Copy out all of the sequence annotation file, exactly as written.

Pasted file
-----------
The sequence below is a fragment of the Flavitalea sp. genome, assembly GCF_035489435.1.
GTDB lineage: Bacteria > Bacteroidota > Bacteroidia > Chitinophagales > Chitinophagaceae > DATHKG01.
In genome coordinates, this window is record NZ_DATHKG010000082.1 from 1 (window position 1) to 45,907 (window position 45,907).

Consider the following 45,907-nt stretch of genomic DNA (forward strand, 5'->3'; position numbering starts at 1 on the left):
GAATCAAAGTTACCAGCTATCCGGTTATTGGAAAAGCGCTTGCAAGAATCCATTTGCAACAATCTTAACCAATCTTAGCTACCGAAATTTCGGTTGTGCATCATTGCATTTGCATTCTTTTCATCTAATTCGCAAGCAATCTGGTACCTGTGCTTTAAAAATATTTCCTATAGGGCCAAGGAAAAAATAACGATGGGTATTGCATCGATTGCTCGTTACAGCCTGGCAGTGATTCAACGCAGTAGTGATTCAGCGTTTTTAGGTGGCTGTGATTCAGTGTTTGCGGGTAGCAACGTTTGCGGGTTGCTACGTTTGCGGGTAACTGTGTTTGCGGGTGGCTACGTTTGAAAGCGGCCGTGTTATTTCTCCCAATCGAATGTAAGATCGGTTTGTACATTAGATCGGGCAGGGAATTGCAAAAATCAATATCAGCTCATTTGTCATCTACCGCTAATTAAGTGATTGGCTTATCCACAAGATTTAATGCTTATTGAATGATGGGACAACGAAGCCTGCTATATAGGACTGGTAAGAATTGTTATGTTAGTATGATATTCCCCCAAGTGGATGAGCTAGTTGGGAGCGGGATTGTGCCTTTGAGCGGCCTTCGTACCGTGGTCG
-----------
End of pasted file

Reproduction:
The sequence below is a fragment of the Flavitalea sp. genome, assembly GCF_035489435.1.
GTDB lineage: Bacteria > Bacteroidota > Bacteroidia > Chitinophagales > Chitinophagaceae > DATHKG01.
In genome coordinates, this window is record NZ_DATHKG010000082.1 from 1 (window position 1) to 45,907 (window position 45,907).

Consider the following 45,907-nt stretch of genomic DNA (forward strand, 5'->3'; position numbering starts at 1 on the left):
GAATCAAAGTTACCAGCTATCCGGTTATTGGAAAAGCGCTTGCAAGAATCCATTTGCAACAATCTTAACCAATCTTAGCTACCGAAATTTCGGTTGTGCATCATTGCATTTGCATTCTTTTCATCTAATTCGCAAGCAATCTGGTACCTGTGCTTTAAAAATATTTCCTATAGGGCCAAGGAAAAAATAACGATGGGTATTGCATCGATTGCTCGTTACAGCCTGGCAGTGATTCAACGCAGTAGTGATTCAGCGTTTTTAGGTGGCTGTGATTCAGTGTTTGCGGGTAGCAACGTTTGCGGGTTGCTACGTTTGCGGGTAACTGTGTTTGCGGGTGGCTACGTTTGAAAGCGGCCGTGTTATTTCTCCCAATCGAATGTAAGATCGGTTTGTACATTAGATCGGGCAGGGAATTGCAAAAATCAATATCAGCTCATTTGTCATCTACCGCTAATTAAGTGATTGGCTTATCCACAAGATTTAATGCTTATTGAATGATGGGACAACGAAGCCTGCTATATAGGACTGGTAAGAATTGTTATGTTAGTATGATATTCCCCCAAGTGGATGAGCTAGTTGGGAGCGGGATTGTGCCTTTGAGCGGCCTTCGTACCGTGGTCG